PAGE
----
The effectiveness of strategic health communication in Zimbabwe: A case of Masvingo Provincial School Vaccinations


  • Isaac Mhute Midlands State University, Zimbabwe


vaccination, cervical cancer, COVID-19, CMEERC, Masvingo province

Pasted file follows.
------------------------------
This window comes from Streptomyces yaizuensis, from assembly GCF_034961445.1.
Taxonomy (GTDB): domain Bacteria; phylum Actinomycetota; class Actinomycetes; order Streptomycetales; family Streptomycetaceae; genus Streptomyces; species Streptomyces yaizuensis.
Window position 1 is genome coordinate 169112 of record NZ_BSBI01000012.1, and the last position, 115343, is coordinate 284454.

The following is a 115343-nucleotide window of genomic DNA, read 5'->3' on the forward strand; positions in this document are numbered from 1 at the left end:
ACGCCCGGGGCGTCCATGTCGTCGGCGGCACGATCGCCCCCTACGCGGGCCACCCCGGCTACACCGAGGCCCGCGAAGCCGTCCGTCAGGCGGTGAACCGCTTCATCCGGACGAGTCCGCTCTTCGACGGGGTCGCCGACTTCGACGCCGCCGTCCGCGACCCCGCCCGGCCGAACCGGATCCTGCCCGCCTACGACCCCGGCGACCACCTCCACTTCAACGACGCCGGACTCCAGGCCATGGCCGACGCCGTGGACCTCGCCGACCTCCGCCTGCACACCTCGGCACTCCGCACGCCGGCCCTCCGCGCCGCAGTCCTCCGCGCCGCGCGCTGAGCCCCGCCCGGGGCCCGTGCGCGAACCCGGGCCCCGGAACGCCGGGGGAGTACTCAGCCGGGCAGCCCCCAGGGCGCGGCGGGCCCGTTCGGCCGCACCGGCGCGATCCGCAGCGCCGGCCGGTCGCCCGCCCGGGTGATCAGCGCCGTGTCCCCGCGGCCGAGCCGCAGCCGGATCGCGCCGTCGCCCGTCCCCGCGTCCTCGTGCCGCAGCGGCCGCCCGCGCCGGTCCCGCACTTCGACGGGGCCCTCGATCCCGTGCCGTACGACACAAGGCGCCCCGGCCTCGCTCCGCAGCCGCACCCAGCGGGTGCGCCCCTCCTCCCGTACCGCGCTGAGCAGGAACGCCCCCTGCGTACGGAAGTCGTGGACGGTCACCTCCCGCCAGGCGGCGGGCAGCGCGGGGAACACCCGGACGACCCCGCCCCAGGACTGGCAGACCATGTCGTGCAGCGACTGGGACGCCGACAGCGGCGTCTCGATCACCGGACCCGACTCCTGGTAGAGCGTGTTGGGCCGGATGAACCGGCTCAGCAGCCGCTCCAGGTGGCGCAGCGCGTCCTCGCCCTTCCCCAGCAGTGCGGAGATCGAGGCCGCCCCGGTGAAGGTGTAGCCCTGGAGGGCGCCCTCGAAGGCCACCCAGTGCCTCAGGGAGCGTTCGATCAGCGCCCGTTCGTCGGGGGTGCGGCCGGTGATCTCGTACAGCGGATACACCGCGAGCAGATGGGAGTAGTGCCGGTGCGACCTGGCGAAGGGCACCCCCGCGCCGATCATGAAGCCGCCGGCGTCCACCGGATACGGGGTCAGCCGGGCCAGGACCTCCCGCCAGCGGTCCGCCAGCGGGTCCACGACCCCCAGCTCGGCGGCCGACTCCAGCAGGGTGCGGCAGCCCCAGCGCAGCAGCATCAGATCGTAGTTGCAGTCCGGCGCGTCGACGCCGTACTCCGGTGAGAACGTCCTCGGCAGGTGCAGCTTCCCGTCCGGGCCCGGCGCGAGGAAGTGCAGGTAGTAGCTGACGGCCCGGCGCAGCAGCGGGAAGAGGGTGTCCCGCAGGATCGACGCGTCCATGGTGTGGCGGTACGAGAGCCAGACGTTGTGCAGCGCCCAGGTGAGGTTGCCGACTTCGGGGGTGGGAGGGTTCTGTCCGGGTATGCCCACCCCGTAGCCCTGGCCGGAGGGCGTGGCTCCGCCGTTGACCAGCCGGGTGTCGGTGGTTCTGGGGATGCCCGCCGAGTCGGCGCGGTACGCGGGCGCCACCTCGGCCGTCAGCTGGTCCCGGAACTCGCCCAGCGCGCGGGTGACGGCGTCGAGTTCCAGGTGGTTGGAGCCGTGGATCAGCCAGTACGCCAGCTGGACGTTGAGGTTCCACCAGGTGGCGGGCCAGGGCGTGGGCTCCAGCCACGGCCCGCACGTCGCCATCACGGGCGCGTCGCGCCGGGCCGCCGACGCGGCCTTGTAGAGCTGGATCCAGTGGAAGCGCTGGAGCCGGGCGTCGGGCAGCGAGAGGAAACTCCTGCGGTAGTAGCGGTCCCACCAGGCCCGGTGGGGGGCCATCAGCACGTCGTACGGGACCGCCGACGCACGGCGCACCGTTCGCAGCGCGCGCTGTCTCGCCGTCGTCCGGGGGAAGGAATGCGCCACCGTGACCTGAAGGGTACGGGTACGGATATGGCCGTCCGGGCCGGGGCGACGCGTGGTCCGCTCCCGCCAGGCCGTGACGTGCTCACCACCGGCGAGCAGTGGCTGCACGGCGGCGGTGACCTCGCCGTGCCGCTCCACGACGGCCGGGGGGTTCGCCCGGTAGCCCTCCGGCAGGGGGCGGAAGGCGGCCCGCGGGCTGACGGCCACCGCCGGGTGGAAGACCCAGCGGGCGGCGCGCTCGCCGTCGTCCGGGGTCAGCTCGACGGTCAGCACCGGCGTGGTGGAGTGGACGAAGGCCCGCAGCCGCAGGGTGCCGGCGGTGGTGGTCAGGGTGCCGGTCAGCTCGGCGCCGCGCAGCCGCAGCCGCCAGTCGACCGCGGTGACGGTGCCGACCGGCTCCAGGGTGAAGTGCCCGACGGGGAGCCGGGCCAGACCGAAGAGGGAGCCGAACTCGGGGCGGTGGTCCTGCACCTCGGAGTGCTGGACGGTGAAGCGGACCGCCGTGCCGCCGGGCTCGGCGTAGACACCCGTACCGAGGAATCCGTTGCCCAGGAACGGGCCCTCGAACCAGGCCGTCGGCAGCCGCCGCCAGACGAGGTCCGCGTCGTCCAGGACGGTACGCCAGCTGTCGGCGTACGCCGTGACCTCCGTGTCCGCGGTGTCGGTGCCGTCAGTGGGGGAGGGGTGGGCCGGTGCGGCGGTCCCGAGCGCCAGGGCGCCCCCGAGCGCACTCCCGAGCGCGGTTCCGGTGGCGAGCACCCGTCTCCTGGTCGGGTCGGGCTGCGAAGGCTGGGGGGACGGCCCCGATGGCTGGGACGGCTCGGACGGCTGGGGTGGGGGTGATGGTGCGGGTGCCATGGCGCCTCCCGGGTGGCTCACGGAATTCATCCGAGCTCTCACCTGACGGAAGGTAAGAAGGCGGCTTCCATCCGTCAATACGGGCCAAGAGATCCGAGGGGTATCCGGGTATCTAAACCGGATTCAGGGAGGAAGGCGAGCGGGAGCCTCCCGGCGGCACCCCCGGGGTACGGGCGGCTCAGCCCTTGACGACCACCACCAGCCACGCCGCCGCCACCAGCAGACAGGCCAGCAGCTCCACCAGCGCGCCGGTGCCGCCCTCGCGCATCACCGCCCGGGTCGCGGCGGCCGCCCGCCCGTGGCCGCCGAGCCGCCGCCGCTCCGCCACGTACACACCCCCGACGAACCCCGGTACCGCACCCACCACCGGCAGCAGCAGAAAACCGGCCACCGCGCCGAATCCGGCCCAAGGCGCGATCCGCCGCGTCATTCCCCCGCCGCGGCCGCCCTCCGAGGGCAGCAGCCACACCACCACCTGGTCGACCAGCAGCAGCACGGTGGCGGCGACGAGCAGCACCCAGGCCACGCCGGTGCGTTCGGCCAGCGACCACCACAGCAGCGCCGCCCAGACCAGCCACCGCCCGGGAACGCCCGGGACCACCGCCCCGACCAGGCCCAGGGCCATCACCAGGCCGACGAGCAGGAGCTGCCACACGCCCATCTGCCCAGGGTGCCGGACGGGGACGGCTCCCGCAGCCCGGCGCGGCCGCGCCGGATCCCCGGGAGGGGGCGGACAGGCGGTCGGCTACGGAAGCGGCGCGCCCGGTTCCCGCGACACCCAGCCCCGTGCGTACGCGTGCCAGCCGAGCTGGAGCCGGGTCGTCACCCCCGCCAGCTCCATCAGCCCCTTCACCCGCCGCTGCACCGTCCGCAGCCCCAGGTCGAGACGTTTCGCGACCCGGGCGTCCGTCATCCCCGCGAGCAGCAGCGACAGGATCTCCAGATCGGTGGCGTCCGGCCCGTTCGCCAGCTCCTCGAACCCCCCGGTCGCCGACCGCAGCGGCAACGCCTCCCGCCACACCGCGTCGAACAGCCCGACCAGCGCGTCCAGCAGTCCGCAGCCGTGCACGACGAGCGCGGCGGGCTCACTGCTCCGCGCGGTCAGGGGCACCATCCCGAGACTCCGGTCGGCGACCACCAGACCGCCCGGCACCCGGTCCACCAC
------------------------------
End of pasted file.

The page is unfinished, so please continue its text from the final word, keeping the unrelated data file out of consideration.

Zimbabwe has been hit hard by a variety of diseases, with AIDS, Covid-19, Cancer, Typhoid, and Cholera being some of the most recent ones. Lots of lives have been lost in the process resulting in some of the diseases, like AIDS and Covid-19, being declared pandemics in the country. To minimize fatalities, the Government of Zimbabwe (GoZ), through the Ministry of Health and Child Care (MoHCC), has resorted to some proactive and reactive measures which include prescribing safety precautions, vaccination, and treatment of infected citizens. A close look at responses to the initiatives, for instance, in the fight against the Covid-19 pandemic, demonstrates mixed feelings in the majority of the populace resulting in fatal moves like refusing to observe precautionary measures and vaccination hesitancy. The same kind of response seems to be transpiring with efforts towards vaccination against diseases like Covid-19 and cervical cancer in schools, which has allegedly seen some parents forbidding their children from taking the doses by going as far as making them bunk-off school each time such exercises are scheduled to take place. This is quite worrisome for an environment that is being frequented by pandemics of quite alarming magnitudes. In this regard, the current qualitative study sought to analyse the impact of strategic health communication in Zimbabwe taking Masvingo province as a case. It employed interviews and focus group discussions (FGDs) with purposively sampled schools’ teachers, students, and parents to generate data that was analysed using the Conceptual Model for Evaluating Emergency Risk Communication (CMEERC) in Public Health.


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